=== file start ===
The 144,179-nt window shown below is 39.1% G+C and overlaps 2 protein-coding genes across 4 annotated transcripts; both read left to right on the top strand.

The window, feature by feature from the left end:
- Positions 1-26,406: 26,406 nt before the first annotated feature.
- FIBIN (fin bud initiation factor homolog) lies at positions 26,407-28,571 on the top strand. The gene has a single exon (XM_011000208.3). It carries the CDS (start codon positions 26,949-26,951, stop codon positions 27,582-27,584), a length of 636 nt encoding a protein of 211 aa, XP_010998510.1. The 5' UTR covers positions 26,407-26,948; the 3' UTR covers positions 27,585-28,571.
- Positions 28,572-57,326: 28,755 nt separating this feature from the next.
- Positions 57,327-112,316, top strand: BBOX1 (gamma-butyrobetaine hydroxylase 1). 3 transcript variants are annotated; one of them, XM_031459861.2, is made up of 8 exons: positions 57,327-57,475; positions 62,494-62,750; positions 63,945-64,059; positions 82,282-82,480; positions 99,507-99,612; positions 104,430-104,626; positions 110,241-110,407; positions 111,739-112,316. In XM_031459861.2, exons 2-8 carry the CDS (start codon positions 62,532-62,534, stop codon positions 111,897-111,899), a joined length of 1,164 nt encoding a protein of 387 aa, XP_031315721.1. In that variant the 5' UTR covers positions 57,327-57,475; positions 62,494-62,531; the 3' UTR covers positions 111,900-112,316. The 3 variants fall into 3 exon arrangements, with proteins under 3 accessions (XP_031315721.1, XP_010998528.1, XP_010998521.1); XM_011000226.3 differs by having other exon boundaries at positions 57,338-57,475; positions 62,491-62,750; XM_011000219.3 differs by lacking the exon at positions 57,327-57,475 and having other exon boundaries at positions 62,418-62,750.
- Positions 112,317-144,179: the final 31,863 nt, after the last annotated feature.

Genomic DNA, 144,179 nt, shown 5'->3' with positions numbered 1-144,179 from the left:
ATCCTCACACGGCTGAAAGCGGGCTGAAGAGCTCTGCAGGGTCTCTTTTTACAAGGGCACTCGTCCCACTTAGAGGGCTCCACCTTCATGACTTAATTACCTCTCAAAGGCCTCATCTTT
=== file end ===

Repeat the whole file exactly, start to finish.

The 144,179-nt window shown below is 39.1% G+C and overlaps 2 protein-coding genes across 4 annotated transcripts; both read left to right on the top strand.

The window, feature by feature from the left end:
- Positions 1-26,406: 26,406 nt before the first annotated feature.
- FIBIN (fin bud initiation factor homolog) lies at positions 26,407-28,571 on the top strand. The gene has a single exon (XM_011000208.3). It carries the CDS (start codon positions 26,949-26,951, stop codon positions 27,582-27,584), a length of 636 nt encoding a protein of 211 aa, XP_010998510.1. The 5' UTR covers positions 26,407-26,948; the 3' UTR covers positions 27,585-28,571.
- Positions 28,572-57,326: 28,755 nt separating this feature from the next.
- Positions 57,327-112,316, top strand: BBOX1 (gamma-butyrobetaine hydroxylase 1). 3 transcript variants are annotated; one of them, XM_031459861.2, is made up of 8 exons: positions 57,327-57,475; positions 62,494-62,750; positions 63,945-64,059; positions 82,282-82,480; positions 99,507-99,612; positions 104,430-104,626; positions 110,241-110,407; positions 111,739-112,316. In XM_031459861.2, exons 2-8 carry the CDS (start codon positions 62,532-62,534, stop codon positions 111,897-111,899), a joined length of 1,164 nt encoding a protein of 387 aa, XP_031315721.1. In that variant the 5' UTR covers positions 57,327-57,475; positions 62,494-62,531; the 3' UTR covers positions 111,900-112,316. The 3 variants fall into 3 exon arrangements, with proteins under 3 accessions (XP_031315721.1, XP_010998528.1, XP_010998521.1); XM_011000226.3 differs by having other exon boundaries at positions 57,338-57,475; positions 62,491-62,750; XM_011000219.3 differs by lacking the exon at positions 57,327-57,475 and having other exon boundaries at positions 62,418-62,750.
- Positions 112,317-144,179: the final 31,863 nt, after the last annotated feature.

Genomic DNA, 144,179 nt, shown 5'->3' with positions numbered 1-144,179 from the left:
ATCCTCACACGGCTGAAAGCGGGCTGAAGAGCTCTGCAGGGTCTCTTTTTACAAGGGCACTCGTCCCACTTAGAGGGCTCCACCTTCATGACTTAATTACCTCTCAAAGGCCTCATCTTT